5 Wrong Ways to Start A Story

how to write fiction | hooked on fiction writingYour story’s opener is your one opportunity to capture an editor’s or agent’s attention. Learn how to avoid the critical mistakes (such as providing too much backstory) that lead to rejection and write a great beginning for your story. Today’s tip of the day, taken from Hooked: Write Fiction That Grabs Readers At Page One by Les Edgerton, illustrates the five wrong ways to start a story.

Opening With a Dream

Never, ever, ever begin a narrative with action and then reveal the character’s merely dreaming it all. Not unless you’d like your manuscript hurled across the room, accompanied by a series of curses. Followed by the insertion of a form rejection letter into your SASE and delivered by the minions of our illustrious postal service. Even though we’re dealing with beginnings here, it bears mentioning that you should never–and I never neverend a story by revealing that all that has gone on before was just a dream. Not unless you enjoy the prospect of strangers hunting you down and doing you bodily harm should such a story somehow find print.

Opening With an Alarm Clock Buzzing

Don’t open with your protagonist waking to an alarm clock ringing, or to someone shaking her awake, or to a cute little birdie chirping from her bedroom window, or to a blazing sun shining through the window.

This is always a groaner for the agent or editor–a beginning in which she’s introduced to the character waking up to an alarm clock ringing or to a clock radio announcing something important, such as the Martians have landed. Such an opening signals clearly to the agent or editor that the writer is about to take her through a tedious and thoroughly dull journey of the character waking, eating breakfast, greeting all the numbingly boring children in the house, and so on. It’s going to be hours before she gets the actual story. Hours she’s probably not going to invest.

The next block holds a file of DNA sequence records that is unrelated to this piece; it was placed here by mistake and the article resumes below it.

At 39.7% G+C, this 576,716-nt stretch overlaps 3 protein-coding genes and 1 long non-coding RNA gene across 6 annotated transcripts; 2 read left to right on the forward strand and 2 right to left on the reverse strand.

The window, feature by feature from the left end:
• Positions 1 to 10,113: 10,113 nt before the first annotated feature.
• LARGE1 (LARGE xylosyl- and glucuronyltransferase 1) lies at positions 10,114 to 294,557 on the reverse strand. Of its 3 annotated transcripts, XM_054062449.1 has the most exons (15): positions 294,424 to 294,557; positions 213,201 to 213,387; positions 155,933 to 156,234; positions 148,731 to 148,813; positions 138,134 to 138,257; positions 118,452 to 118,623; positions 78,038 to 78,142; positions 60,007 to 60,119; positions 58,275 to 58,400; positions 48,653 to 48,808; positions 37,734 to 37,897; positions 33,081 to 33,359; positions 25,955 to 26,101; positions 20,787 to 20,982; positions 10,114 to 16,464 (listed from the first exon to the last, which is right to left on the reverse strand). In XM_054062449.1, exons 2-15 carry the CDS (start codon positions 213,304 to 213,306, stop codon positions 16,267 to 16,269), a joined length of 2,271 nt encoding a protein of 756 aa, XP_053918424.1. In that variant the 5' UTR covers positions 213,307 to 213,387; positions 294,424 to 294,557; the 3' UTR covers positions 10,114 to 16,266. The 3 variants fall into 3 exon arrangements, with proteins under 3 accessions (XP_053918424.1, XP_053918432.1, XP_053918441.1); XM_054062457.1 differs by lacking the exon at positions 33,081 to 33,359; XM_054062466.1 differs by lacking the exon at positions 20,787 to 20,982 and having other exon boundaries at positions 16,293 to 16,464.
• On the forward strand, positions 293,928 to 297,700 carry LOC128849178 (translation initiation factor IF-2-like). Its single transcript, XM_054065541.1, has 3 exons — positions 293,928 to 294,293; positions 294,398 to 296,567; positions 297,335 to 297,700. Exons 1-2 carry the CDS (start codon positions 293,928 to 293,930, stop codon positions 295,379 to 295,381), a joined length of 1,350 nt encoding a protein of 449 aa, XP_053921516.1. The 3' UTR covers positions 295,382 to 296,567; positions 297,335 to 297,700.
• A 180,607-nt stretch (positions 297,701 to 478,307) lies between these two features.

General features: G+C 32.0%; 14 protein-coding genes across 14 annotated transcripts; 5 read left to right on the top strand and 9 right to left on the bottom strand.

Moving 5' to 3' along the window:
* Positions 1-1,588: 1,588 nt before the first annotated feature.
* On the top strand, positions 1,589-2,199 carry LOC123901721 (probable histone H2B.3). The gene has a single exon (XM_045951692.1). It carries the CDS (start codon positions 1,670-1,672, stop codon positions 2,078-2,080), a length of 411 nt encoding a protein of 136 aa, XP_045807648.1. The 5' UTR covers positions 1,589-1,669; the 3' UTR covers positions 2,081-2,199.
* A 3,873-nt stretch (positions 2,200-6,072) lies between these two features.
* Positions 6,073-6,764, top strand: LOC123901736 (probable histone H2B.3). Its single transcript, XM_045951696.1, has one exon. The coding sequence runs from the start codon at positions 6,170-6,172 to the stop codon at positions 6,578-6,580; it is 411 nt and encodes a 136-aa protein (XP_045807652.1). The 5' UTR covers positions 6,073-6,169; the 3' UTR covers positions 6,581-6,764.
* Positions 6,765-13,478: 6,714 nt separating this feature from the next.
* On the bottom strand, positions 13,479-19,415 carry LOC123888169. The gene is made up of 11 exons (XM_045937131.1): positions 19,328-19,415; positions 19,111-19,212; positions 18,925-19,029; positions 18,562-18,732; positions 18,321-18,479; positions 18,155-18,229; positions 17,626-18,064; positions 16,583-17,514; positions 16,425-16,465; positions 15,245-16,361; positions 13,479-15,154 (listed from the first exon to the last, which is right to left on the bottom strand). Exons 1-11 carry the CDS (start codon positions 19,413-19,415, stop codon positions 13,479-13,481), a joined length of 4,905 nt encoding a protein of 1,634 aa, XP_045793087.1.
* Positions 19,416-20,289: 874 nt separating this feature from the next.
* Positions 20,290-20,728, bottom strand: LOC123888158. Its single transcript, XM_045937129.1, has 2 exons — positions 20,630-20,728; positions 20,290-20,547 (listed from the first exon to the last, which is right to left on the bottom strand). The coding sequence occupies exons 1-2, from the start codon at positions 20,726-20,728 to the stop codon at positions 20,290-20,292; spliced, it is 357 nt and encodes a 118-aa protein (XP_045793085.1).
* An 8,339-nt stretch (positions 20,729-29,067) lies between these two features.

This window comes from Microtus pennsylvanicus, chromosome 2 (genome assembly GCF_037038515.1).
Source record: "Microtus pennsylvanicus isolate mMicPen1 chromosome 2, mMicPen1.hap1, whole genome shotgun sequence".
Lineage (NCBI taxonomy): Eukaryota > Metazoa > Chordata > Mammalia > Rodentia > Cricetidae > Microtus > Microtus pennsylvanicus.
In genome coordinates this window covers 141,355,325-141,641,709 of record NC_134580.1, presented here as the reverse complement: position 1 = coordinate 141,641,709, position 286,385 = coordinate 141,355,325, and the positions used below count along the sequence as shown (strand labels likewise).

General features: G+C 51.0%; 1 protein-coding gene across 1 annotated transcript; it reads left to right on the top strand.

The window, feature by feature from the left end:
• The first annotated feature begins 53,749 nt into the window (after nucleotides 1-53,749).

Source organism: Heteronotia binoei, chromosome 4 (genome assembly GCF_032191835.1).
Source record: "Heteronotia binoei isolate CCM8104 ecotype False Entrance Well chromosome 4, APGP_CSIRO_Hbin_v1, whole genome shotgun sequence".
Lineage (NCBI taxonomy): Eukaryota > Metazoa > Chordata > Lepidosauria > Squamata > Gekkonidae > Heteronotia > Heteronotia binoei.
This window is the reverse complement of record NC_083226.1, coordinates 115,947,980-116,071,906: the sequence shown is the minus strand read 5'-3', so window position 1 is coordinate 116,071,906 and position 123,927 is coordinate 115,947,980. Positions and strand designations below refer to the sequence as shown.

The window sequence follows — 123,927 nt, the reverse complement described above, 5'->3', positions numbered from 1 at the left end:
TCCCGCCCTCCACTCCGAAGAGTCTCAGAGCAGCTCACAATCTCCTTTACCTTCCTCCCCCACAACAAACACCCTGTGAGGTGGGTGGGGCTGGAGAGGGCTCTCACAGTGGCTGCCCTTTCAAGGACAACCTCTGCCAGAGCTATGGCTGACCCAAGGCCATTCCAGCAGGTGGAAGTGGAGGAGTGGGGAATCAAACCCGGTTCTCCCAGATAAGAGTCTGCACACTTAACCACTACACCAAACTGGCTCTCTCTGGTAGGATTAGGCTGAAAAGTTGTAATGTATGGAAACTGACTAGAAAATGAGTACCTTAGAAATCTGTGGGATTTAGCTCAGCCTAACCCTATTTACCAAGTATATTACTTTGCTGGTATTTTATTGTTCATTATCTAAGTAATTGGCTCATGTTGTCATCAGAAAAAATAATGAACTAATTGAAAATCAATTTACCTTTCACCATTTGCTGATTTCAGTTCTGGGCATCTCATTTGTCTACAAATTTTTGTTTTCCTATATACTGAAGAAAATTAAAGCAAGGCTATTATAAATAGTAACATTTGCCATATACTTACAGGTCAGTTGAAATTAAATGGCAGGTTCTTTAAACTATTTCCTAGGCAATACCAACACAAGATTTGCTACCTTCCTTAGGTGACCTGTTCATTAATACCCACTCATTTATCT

The only thing worse than a story opening with a ringing alarm clock is when the character reaches over to turn it off and then exclaims, “I’m late!” I actually saw a movie in which that happened–wish I could remember the title so I could give it its deserved props. An intelligent reader will root for a cruel and unusual death for someone so irredeemably stupid as to set her alarm clock so she’ll be late and is then surprised when it goes off at the time she set it for may actually meet a person of the opposite sex who is equally brain damaged, and the scary thing is that they may have offspring. Resulting in progeny from the shallow end of the gene pool. Now, that’s a terrifying thought!

Being Unintentionally Funny

Don’t write sentences like: “Was she going to come in or stay out on the porch, he thought to himself.” It’s been fairly well verified down through the annals of history that when a human being thinks, he almost always does so to himself, and scarcely ever to another person, unless mind-reading is part of the story. When an editor encounters one of these kinds of sentences, your work is probably going to make her laugh, but that’s not considered a positive reaction in this case.